Hayden Fitzgerald Interview - by Glen Williams

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Ray Clee Racing Suzuki GSX-R600 that was owned ... tinued in NZ for 2006, netting a fifth place overall in ... Haynes at Honda NZ who is passion-. RACER ON ...

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Hayden Fitzgerald

Words: Glen Williams

Hayden Fitzgerald seems to have been around the New Zealand road racing scene for a while now, but at only 25 years young – there is still plenty of time for this second generation Fitzgerald (who is the son of NZ road race icon Terry) to make his mark on our shores. Glen Williams gets the gossip on the lad from the Naki. www.brm.co.nz

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eing one of the more, ahem, “experienced” road race campaigners in New Zealand I can clearly remember a fresh faced Hayden Fitzgerald turning up on the race scene some ten years ago. Typically he would be riding one of his dad’s spare bikes or be on a borrowed bike to race in the Clubmans or one of Tim Gibbes Winter Series graded racing classes. He clearly enjoyed being part of the scene and had a hunger to take this road racing lark a lot further.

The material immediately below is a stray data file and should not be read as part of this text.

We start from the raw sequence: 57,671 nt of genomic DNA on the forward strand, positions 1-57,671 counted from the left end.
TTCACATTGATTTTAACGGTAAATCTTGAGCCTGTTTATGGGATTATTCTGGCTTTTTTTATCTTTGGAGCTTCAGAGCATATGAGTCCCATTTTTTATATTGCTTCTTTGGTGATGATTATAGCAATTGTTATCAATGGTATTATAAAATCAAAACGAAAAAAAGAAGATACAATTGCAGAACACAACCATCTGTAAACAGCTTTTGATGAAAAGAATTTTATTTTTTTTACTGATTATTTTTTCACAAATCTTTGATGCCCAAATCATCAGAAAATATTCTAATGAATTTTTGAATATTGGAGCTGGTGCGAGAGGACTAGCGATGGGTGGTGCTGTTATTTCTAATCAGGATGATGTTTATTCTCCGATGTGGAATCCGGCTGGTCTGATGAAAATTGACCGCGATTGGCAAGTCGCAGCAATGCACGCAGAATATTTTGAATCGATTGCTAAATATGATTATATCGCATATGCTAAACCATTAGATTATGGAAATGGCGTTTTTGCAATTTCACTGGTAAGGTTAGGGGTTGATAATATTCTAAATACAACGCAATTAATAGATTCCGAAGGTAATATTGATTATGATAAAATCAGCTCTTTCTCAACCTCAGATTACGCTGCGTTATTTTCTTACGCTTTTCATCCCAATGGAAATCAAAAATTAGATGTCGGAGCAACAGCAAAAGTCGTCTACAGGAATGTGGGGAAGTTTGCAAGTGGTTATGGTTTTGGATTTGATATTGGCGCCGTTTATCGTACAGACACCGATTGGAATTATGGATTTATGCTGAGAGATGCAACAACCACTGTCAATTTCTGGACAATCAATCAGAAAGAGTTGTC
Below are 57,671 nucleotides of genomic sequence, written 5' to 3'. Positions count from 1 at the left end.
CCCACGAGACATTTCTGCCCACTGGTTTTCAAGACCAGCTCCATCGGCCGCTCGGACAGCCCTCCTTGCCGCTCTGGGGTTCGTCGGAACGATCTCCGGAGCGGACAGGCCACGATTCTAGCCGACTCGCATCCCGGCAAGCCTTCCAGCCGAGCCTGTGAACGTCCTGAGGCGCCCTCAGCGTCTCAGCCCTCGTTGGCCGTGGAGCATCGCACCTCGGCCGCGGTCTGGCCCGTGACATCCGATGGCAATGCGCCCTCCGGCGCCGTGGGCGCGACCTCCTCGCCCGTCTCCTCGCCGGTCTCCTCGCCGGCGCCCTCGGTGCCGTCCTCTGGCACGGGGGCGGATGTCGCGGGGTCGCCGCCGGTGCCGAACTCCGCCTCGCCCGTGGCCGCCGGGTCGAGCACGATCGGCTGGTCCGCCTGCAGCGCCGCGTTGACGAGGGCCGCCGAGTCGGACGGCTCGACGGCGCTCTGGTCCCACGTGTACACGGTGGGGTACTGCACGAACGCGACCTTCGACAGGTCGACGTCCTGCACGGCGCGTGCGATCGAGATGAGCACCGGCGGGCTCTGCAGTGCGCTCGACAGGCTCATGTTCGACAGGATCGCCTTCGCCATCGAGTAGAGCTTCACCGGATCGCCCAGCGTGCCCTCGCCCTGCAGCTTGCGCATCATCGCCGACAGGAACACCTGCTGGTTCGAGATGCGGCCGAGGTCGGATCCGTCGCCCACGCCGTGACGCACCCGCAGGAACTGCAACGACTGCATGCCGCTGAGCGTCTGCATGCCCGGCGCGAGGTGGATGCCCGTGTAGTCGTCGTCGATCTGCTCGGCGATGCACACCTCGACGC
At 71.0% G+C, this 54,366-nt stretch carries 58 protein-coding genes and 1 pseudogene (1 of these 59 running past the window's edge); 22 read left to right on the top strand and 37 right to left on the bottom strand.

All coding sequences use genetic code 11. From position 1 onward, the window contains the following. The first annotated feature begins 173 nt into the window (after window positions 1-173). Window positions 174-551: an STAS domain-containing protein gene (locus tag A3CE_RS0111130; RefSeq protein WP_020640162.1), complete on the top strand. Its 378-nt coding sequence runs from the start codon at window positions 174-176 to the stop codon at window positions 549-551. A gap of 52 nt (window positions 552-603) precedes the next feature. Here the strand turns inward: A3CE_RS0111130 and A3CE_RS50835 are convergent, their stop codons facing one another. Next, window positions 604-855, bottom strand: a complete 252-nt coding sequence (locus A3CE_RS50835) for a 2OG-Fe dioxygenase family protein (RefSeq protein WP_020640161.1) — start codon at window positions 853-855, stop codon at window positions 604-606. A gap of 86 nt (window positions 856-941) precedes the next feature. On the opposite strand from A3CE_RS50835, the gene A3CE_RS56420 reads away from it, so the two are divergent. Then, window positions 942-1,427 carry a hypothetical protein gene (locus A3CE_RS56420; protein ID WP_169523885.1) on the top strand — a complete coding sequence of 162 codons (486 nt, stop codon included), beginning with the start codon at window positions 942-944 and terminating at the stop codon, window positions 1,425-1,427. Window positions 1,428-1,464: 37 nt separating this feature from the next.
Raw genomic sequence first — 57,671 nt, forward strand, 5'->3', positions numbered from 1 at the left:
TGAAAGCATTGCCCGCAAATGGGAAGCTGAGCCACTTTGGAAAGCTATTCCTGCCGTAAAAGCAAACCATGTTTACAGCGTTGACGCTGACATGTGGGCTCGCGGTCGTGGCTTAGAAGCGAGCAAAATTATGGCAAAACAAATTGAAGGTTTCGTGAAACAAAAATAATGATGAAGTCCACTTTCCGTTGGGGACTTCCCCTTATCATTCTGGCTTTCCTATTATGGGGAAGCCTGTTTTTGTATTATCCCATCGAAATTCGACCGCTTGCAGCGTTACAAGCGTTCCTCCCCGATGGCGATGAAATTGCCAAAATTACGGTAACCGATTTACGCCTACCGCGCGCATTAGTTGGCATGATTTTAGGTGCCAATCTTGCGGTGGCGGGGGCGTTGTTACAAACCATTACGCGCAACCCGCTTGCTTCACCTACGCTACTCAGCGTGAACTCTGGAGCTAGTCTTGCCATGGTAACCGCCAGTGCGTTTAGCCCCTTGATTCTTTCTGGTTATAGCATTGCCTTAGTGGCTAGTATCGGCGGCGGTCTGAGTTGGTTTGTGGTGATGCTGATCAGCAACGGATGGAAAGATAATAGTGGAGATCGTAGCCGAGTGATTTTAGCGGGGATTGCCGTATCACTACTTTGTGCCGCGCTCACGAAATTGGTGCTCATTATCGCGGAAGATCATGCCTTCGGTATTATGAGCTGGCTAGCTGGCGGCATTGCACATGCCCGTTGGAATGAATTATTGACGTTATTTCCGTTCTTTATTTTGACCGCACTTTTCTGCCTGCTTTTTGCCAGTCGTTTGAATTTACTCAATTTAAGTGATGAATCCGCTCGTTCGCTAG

Back in the day…. Hayden’s first experience on two wheels was riding around on the home farm aged 2 ½. “ Me and my sister would send my mum mad going round and round in circles all day long – and it was from there that we both learnt the basics which took us onto riding in local junior motocross meetings and the like in Taranaki”. Hayden had to wait until he was 16 before being allowed to legally compete in a race on tarmac, which seemed like an eternity and he was gutted to find that the very year he was allowed they changed the rules to let 13 year old juniors onto the track. Nevertheless he was now on the black stuff and doing what he wanted to do. “I started by racing my Suzuki RGV250 and then dad’s GSX-R400 for the first few years, I travelled to the Nationals with him and got to ride on most of the tracks in New Zealand. My dad (Terry) was really good and allowed me to develop my own skills and make my own mistakes – and I learnt a lot along the way and I thank him for that”. From there he moved onto an ex Ray Clee Racing Suzuki GSX-R600 that was owned by one of Hayden’s earliest sponsors; Deane and Donna Labrum from Design Engineering Specialist Ltd.